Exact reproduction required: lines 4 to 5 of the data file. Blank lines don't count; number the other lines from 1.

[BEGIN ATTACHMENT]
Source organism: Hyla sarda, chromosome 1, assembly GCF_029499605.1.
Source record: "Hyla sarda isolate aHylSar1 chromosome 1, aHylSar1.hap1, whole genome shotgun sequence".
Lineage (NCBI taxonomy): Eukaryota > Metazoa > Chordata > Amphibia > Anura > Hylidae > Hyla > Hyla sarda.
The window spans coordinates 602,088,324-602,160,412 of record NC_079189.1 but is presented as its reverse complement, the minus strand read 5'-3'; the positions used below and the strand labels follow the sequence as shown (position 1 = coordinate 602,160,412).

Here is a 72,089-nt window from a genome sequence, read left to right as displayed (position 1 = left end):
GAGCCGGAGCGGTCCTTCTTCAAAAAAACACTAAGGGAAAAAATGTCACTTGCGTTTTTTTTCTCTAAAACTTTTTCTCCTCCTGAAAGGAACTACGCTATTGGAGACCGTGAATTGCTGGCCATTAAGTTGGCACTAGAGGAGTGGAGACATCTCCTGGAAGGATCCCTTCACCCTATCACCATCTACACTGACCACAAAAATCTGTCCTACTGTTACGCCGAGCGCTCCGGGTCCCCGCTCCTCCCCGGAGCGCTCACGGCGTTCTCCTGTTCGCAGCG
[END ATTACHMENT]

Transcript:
The window spans coordinates 602,088,324-602,160,412 of record NC_079189.1 but is presented as its reverse complement, the minus strand read 5'-3'; the positions used below and the strand labels follow the sequence as shown (position 1 = coordinate 602,160,412).

Here is a 72,089-nt window from a genome sequence, read left to right as displayed (position 1 = left end):